Recent work has implicated the neuropeptide oxytocin in parochial altruism (De Dreu et al., 2014; De Dreu and Kret, 2015). Oxytocin has a range of effects on the brain, body, and behavior, but here we focus on two of its psychological effects: reducing anxiety and fear of betrayal, and up-regulating positive regard for others (De Dreu and Kret, 2015).
To the extent that oxytocin is a neurohormonal system involved in parochial altruism, pharmacological studies involving administration of oxytocin to participants playing economic games should give insight into the biological and psychological processes underlying parochial altruism. Directly testing whether oxytocin influences ingroup love or outgroup hate, De Dreu et al. (2010) looked at behavior in economic games (the Intergroup Prisoner's Dilemma—Maximizing Difference and between-group Prisoners Dilemmas) under conditions of intranasal oxytocin administration vs. placebo. They found that across three experiments, individuals administered oxytocin displayed more ingroup trust and ingroup love, but did not display more outgroup hate and outgroup distrust, relative to the placebo condition. In a follow-up, De Dreu et al. (2012) took advantage of advantages of the possibility offered by economic games to make simple changes to the structure of the intergroup conflict game so as to elucidate whether oxytocin-modulated outgroup competition was motivated by a desire to protect oneself and/or fellow group-members against high threat outgroups. Results again showed that oxytocin-modulated parochial altruism was driven by a “tend-and-defend” functionality—under oxytocin individuals display more ingroup love and stronger tendency to aggressively protect oneself and fellow group members against threatening outsiders. In addition, and of key relevance here, is that this work, and the specific methodological approach of combining advantages of economic games and social neuroscience methods, can provide new and exciting insights into both psychological and biological mechanisms underlying parochial altruism.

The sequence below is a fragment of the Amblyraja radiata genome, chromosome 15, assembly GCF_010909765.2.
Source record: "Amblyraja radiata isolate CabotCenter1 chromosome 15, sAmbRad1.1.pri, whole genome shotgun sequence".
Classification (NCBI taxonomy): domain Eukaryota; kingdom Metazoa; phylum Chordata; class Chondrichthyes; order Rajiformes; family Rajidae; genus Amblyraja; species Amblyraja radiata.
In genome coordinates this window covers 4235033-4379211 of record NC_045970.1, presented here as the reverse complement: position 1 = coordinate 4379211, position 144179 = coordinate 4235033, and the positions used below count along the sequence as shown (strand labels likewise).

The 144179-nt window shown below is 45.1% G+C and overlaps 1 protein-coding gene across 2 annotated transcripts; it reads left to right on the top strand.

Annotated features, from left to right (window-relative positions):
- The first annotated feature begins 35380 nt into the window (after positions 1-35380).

A second neuromodulator that has been implicated in parochial altruism is testosterone. Testosterone is a steroid hormone that is secreted in mammals in the male testes and, to a lesser extent, the female ovaries. Testosterone has been shown to be associated with reduced trust (Bos et al., 2012), vicarious experiences of group success (Bernhardt et al., 1998), status seeking (Eisenegger et al., 2011), dominance (Mehta and Josephs, 2010), and aggression (see Montoya et al., 2012 for a review).